Manager Relationships

What long-term looks like: Tips for structuring mandates

The third edition of FCLTGlobal’s report, Institutional Investment Mandates: Anchors for Long-Term Performance provides a toolkit for mandate processes and behaviours to reorient towards the long term, including a rethink of KPIs that asset owners can use to evaluate their managers. The report demonstrates these concepts in reality by giving examples of asset owners and managers using them to good effect in practice.

The re-framed KPIs include portfolio issues like style factors, drawdowns and turnover; business issues like personnel turnover, DEI and client concentration; operational issues such as trading effectiveness and proxy voting assurance; investment risk such as results of simulated stress-testing scenarios; engagement and impact.

A full suite of tools for asset owners to use in assessing and monitoring managers, and aligning their mandates and actions with the long term is in the report including tools such as an onboarding checklist and a manager scorecard.

Examples of long-term mandate practices include those from the Future Fund, GIC, New Zealand Super and OTPP; and on the manager side it names Kempen Capital Management, MFS and Wellington as making progress on long-term behaviours.

Ontario Teachers, the report says, has integrated many specifically long-term provisions into its standard long-only equity IMA including:
• Compensate using longer-term fee arrangements, such as longevity discounts or longer-term performance measurement.
• Report long-term performance before short-term performance in all tables, per a visual exhibit that OTPP created.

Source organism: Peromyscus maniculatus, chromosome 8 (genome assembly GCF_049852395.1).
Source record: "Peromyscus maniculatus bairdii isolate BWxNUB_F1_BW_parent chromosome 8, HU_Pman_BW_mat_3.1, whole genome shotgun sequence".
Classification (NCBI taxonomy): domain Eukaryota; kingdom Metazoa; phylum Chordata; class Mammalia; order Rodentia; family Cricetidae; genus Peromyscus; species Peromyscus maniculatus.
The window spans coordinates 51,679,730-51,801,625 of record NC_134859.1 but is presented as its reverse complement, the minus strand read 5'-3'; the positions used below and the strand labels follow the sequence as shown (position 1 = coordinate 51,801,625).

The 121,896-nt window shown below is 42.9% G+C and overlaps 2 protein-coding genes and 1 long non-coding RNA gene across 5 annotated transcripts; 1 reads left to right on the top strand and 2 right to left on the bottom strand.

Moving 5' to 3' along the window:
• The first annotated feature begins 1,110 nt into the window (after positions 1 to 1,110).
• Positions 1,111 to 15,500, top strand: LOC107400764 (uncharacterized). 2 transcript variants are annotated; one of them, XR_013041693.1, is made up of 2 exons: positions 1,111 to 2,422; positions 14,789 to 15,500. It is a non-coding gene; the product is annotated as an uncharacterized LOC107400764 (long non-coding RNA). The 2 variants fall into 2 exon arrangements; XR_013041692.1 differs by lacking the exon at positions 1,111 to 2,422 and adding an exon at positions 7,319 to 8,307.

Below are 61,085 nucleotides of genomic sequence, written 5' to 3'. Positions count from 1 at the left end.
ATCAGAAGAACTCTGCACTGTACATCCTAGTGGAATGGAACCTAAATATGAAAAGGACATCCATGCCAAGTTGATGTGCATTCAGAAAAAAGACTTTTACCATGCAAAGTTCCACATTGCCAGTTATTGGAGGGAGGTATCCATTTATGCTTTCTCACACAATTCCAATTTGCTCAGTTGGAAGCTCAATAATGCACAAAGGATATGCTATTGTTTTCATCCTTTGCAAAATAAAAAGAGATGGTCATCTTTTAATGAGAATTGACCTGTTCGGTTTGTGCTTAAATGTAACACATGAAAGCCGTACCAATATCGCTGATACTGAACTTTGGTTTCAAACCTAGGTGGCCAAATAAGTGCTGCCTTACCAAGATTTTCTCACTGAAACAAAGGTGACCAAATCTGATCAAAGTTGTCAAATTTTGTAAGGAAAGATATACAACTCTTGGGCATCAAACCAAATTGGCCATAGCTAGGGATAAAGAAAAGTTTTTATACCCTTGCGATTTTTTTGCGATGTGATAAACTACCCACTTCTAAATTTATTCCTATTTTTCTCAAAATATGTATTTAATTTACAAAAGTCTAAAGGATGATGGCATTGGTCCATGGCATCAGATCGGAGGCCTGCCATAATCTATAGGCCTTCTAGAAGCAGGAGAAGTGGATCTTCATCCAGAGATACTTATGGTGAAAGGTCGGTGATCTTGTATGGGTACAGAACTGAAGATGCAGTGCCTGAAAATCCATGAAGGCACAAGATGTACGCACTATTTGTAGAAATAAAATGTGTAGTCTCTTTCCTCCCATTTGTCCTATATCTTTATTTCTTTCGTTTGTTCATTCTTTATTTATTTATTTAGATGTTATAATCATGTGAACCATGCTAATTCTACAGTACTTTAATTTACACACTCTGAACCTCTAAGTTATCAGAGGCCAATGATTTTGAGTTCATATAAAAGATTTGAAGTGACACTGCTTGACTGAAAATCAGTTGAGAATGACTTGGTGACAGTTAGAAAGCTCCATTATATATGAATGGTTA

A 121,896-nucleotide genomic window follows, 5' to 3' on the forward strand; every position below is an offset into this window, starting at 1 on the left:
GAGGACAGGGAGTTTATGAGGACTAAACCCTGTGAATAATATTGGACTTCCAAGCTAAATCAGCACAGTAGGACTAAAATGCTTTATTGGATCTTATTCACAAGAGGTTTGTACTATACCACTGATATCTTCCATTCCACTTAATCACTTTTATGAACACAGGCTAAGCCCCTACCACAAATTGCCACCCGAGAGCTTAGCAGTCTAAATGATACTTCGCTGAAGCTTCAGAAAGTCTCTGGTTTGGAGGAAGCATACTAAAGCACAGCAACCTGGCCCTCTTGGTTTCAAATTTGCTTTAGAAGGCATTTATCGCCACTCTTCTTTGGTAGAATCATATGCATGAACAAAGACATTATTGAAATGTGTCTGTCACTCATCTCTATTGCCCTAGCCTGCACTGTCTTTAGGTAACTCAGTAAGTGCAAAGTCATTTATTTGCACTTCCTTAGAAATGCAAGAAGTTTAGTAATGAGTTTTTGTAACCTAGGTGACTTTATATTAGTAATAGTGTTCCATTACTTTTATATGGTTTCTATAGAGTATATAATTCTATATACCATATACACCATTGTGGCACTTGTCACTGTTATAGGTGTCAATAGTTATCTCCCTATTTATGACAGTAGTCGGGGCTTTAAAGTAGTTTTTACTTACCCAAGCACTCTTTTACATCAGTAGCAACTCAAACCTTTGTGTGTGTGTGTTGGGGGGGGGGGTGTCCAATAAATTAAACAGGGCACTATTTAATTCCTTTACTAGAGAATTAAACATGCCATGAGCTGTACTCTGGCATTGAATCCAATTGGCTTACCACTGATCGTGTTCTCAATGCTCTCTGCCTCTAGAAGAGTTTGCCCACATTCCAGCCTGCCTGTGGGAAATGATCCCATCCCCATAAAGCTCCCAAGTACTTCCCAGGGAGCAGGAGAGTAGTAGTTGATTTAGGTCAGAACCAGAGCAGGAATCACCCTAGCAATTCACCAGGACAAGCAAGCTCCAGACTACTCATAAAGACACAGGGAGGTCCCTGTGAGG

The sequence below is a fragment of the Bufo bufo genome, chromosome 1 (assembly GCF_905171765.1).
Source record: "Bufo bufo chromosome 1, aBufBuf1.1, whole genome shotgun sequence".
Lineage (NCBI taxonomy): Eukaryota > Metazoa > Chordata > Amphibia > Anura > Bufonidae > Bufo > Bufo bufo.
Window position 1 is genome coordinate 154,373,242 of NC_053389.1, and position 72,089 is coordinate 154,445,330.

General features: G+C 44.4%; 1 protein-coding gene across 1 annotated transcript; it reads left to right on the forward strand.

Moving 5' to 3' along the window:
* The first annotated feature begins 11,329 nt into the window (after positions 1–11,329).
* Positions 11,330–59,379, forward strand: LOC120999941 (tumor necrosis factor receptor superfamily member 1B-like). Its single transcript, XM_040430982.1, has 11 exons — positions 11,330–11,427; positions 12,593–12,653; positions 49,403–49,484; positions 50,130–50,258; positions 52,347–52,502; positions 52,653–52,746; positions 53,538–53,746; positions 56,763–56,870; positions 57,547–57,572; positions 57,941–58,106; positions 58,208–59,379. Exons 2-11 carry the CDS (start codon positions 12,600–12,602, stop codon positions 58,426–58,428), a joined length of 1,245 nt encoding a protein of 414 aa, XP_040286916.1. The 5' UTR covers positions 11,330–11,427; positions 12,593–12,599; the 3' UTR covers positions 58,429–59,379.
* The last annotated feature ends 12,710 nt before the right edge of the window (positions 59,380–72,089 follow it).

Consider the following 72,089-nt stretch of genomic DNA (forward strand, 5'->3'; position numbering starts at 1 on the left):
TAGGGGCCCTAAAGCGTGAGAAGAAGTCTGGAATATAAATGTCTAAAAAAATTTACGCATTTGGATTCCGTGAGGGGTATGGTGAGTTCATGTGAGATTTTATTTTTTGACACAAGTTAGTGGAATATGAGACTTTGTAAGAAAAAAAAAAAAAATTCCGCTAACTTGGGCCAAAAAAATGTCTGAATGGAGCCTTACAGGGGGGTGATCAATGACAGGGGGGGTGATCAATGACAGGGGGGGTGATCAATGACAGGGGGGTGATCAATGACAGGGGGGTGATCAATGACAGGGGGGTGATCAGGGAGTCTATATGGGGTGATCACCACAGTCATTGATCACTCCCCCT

• Focus prose commentary on year-to-date performance instead of monthly or quarterly.
• Disclose managers’ active-ownership strategies; and
• Treat succession planning, succession events and investment capacity planning as leading indicators of performance and disclose accordingly.

The report also singles out MFS as a leading manager on long-term mandates when it comes to reporting long-term performance before short-term performance. Instead of beginning with year-to-date, one-, three-, five- and 10-year figures, MFS now begins with the 10-year figure and has dropped the year-to-date altogether. It also has stopped highlighting the three-year figure, which makes a significant visual impact.

As an asset manager Kempen’s practices also include emphasising longer-term performance first in reporting to clients, but also offering loyalty-related fee reductions so client costs decline the longer a client remains invested, and communicating very clearly with clients about how the firm has voted its shareholdings in individual companies through a custom proxy voting portal.

In some less-liquid funds, the performance fees that Kempen pays are backdated with the manager realising those fees in line with the liquidity cycle of the fund.

Kempen is also a multi-manager so it also looks for evidence of a long-term focus in its relationship with external managers, for example as a long-term steward of capital it also looks closely at turnover in its manager selection process.

FCLT has a long history of published research and tools to support long-term alignment between asset owners and managers, dating back to 2015.

In this latest report it outlines some questions for investors to ask as they build a mandates:
• Do the incentives built into the mandate support a long-term relationship?
• Do the ongoing communications concentrate undue attention on short-term results?
• Is the focus on leading or lagging indicators of performance
• Do the mandate terms reward long-term investing and mitigate the common “buy-high, sell-low” pattern of chasing performance?

In addition to a typical due diligence questions FCLTGlobal recommends 10 considerations that can help focus discussions with prospective managers and determine whether the manager is long term or not.

These include everything from the manager’s ability to add value repeatably and sustainably over the long term, whether it is supported by a strong organisational culture of long-term investing, and the compensation of investment decision makers.

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